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Indonesia tries to tempt back visitors

A high level delegation from Indonesia outlines the country’s attractions, and highlights measures to control SARS and boost security.

A delegation from Indonesia is keen to show Arabian Travel market visitors that not only is the country a safe place to visit, but also a healthy one.

Udin Saifuddin, Indonesia's deputy minister for marketing and international relations, said yesterday that stringent quarantine procedures have kept the country free of SARS and that firm steps have been taken to increase security and bring the perpetrators of the Bali bombing to justice. 15 people suspected of involvement in the incident have recently been arrested, he said, and several accused perpetrators go on trial in May.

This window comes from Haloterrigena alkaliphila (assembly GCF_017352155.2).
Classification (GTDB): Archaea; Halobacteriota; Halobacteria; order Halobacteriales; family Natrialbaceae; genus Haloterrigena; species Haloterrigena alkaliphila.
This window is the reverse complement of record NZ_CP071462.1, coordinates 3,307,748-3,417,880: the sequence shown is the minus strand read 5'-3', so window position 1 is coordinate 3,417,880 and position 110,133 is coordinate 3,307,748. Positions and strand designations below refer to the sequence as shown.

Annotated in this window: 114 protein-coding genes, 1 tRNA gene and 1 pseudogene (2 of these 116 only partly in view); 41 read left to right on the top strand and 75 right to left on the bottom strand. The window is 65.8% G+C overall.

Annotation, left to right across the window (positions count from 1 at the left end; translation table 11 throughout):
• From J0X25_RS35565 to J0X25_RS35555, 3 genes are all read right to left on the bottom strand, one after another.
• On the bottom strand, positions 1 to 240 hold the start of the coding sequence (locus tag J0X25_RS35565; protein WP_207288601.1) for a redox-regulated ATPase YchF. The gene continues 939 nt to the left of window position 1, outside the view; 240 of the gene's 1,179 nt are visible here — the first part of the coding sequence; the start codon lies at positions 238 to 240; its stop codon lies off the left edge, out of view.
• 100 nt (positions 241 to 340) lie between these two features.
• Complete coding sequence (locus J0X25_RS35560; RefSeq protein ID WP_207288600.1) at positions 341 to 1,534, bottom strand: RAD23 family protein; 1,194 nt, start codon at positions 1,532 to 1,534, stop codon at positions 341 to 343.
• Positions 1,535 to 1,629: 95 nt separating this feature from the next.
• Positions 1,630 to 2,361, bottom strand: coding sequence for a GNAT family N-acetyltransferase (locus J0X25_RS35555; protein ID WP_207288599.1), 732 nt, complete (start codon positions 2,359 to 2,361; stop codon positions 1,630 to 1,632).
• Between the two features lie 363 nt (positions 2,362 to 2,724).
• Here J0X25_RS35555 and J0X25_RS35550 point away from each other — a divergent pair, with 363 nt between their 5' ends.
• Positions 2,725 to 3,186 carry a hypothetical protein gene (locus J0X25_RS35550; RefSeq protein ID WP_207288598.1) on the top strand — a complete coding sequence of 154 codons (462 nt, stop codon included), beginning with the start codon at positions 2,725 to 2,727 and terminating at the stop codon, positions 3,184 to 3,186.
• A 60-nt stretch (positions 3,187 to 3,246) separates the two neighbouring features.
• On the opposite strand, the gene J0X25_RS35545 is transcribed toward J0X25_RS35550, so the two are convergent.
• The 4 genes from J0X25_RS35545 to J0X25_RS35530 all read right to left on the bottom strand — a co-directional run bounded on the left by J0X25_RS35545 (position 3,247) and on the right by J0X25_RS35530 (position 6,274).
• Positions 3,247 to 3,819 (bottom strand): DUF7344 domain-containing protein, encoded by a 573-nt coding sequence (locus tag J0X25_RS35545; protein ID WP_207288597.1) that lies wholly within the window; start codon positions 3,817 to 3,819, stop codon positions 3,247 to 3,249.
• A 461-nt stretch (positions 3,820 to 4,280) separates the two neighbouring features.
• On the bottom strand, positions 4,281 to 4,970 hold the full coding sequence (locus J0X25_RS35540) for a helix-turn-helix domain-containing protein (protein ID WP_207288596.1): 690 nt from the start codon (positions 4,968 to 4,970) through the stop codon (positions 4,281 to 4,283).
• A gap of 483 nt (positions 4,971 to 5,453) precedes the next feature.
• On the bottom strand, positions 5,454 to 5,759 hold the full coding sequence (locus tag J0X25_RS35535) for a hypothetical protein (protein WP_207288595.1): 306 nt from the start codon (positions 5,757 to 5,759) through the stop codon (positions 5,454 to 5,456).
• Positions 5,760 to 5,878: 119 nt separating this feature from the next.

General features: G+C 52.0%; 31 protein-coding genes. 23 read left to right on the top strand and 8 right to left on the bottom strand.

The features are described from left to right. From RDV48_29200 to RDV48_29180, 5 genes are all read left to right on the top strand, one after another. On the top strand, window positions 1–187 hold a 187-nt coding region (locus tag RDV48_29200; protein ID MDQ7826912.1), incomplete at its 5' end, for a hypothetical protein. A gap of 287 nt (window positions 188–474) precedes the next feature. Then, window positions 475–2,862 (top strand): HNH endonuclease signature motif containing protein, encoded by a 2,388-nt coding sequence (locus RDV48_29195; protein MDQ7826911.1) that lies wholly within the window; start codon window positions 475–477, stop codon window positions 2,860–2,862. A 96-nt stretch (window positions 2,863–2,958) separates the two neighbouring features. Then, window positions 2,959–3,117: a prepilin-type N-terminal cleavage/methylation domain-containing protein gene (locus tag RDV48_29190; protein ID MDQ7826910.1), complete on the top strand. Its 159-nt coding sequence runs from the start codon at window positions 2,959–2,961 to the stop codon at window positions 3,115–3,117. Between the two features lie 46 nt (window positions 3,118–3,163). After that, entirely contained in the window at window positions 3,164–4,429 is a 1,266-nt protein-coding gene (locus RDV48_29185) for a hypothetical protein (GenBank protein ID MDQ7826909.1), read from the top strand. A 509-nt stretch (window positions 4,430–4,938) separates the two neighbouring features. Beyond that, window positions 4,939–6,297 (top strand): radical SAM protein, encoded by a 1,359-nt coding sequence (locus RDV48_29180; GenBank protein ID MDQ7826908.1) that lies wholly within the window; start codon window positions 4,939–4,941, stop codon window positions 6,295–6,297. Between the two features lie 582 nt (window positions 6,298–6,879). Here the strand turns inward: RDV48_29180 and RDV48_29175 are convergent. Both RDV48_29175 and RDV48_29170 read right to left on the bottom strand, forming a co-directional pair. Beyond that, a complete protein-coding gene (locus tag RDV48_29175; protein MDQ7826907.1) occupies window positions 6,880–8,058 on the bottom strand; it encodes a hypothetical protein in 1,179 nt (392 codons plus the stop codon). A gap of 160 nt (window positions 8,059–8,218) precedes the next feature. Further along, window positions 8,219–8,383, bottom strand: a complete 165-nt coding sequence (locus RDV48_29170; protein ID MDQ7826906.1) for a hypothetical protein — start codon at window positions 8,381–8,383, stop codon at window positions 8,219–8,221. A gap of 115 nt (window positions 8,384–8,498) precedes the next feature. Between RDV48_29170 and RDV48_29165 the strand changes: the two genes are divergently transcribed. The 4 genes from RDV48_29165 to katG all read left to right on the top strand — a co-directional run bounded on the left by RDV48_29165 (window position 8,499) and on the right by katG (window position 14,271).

Saifuddin outlined the country’s many attractions, including lush tropical rain forest, unspoilt diving sites and sandy beaches. The country’s hotels and resorts, he claimed, are considered some of the best in the world. “We love you. We welcome you. Please come to Indonesia,” he said.

Indonesia expects tourist arrivals to number 4.5 million in 2003, down from 5 million in 2002, and for tourism revenues to reach $4.8 billion. In 2001, tourism contributed 9% of the country’s GDP and 12 million people were employed directly and indirectly in the sector.

In order to try to kickstart the industry’s recovery, Indonesia will maintain its presence at shows like ATM and target emerging markets such as Eastern Europe, China and the Middle East.

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